Shakespeare knew ‘The Readiness is all’. In the poet’s mind this idea resides, with the wish to ‘sleep dreamlessly’. This acceptance of change, of life’s flux by the poet adds serenity to his thoughts, even if a feeling of pure contentment seems to evade him, as yet. That there is a world beyond this empty one is what he wants to believe. And love in that world is what he is hopeful about. Death, then, is but one stop in the full circle of life. But till then, like in the ‘Parrots at Sunset’, he does 'give uncertain thanks, For the one world I’ll get.’ This book can thus be seen as Vikram Seth’s attempt to simply ‘turn the hourglass to re-sieve its sands, a fragile monument half-built by hands.’ 

A letting go and yet holding on…but not a swan song. No.

Somewhere in the valleys of interpretation that ‘Summer Requiem’ creates we find the poet wandering, and us readers wondering alongside. Thus luring us into shared intimacy with his mind, Vikram Seth in his latest collection of poetry traverses moods with soulful ease and unreels panoramas of landscapes – of change in both the outside world and the labyrinths within. While each poem stands apart from the other (and not just in rhyme scheme) one can choose to view them as a continuous contemplation of life and its vagaries, connecting birds with stars and themes with dreams as one reads on.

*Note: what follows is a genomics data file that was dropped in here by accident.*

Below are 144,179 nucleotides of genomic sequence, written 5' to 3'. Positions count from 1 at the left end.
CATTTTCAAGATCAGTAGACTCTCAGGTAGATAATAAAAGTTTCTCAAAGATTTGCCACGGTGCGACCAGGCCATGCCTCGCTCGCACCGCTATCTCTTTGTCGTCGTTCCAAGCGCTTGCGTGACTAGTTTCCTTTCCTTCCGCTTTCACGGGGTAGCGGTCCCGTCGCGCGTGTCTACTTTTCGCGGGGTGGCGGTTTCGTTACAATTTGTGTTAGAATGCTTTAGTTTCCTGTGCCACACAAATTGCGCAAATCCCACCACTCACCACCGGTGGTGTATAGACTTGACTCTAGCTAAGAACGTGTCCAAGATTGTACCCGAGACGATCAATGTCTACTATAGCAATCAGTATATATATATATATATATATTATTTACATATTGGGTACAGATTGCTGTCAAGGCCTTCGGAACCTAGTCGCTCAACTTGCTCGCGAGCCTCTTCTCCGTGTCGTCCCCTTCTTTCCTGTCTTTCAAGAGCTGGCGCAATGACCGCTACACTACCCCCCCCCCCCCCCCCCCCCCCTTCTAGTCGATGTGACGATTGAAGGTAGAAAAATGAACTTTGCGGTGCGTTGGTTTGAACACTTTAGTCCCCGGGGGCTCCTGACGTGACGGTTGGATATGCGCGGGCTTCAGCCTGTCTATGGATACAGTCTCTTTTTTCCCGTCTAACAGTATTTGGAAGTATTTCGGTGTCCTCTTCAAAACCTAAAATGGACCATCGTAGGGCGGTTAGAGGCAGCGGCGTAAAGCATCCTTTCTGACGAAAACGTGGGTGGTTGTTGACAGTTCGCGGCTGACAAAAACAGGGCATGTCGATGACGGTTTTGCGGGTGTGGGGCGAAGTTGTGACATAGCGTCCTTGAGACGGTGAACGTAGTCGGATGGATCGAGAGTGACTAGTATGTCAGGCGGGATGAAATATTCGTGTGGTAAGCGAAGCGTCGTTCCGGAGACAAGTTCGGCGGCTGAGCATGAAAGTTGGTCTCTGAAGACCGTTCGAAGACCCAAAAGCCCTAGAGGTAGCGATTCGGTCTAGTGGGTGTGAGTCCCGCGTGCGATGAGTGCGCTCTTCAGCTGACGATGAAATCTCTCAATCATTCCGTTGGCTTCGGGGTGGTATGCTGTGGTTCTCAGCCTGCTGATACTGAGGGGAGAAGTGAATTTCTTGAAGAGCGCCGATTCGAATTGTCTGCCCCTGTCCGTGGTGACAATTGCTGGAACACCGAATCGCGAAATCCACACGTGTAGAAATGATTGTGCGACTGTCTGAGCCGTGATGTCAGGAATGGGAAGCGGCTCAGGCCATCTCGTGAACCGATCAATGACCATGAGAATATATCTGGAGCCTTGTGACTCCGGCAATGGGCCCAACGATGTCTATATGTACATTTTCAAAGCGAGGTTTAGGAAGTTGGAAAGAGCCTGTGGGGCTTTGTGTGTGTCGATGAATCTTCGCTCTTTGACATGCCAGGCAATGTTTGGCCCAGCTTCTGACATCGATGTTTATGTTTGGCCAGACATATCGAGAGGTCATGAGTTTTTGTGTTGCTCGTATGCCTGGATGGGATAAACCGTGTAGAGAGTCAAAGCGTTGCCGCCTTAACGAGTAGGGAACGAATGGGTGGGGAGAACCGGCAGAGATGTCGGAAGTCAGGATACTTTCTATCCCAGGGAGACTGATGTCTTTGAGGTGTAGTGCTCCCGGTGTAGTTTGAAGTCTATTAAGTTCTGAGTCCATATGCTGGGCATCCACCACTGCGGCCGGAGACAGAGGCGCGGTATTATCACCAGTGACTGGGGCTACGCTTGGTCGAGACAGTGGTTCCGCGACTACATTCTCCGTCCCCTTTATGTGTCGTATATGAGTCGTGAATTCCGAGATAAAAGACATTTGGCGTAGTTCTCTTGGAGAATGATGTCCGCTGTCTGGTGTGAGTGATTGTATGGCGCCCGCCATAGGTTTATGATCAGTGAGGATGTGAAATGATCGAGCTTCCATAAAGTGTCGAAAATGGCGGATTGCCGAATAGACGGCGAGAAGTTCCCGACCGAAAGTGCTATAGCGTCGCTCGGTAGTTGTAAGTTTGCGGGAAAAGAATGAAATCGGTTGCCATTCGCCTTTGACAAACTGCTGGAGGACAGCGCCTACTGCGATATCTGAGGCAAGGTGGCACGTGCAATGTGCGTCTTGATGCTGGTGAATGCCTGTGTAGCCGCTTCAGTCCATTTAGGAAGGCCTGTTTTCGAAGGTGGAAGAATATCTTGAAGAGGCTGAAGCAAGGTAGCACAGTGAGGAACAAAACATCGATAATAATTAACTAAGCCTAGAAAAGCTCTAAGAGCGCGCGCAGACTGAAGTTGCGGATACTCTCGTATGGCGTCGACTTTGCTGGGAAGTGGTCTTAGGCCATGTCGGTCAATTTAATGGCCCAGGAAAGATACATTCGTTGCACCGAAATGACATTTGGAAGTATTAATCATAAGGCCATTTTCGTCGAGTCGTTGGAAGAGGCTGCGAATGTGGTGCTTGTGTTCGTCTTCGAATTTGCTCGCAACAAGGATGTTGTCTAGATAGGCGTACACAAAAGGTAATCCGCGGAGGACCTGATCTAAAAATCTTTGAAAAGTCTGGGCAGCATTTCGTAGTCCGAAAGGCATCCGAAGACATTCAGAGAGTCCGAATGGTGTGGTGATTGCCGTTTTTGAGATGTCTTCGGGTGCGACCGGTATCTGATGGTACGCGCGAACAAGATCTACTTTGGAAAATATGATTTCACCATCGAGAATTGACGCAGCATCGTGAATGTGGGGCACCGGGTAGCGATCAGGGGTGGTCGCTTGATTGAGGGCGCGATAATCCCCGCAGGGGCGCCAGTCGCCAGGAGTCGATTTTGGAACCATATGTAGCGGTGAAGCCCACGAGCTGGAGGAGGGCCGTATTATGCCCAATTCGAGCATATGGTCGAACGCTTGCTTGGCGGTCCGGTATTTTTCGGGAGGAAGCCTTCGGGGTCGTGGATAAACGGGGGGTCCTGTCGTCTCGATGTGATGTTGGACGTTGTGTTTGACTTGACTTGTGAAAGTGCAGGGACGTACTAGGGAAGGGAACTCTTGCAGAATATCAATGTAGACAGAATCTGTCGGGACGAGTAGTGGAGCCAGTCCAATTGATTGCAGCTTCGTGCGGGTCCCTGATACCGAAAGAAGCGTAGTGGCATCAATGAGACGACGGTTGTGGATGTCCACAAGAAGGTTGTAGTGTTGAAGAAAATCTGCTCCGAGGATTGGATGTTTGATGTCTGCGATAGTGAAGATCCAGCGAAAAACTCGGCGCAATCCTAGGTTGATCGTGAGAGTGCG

Timeless poetry that you can turn to, again and again, to see something anew every time you do. 

'Summer Requiem' by Vikram Seth is published by Aleph Book Company, 2015.

[Review was commissioned by the publisher. Views are my own.]

Tuesday, 13 October 2015

The very peculiar ‘Escape from Baghdad!’ by Saad Z. Hossain

The classic Reader’s Digest story ‘Stowaway’, about a teenager’s miraculous escape from Cuba in the wheel of a DC-8, was also called ‘Escape from Cuba’. Saad Z. Hossain’s ‘Escape from Baghdad!’ took me back many years, to Jorge’s disillusionment with Cuba because ‘the system takes away your freedom—forever,’ to the girl from California who said ‘You are a hero, but not very wise’ and to the narrator confessing ‘Even knowing the risks I would try to escape again, if I had to.’ By an absurdist twist of fate, with a mind tunneled on existentialist philosophy, these phrases come alive for Saad’s bizarre debut novel.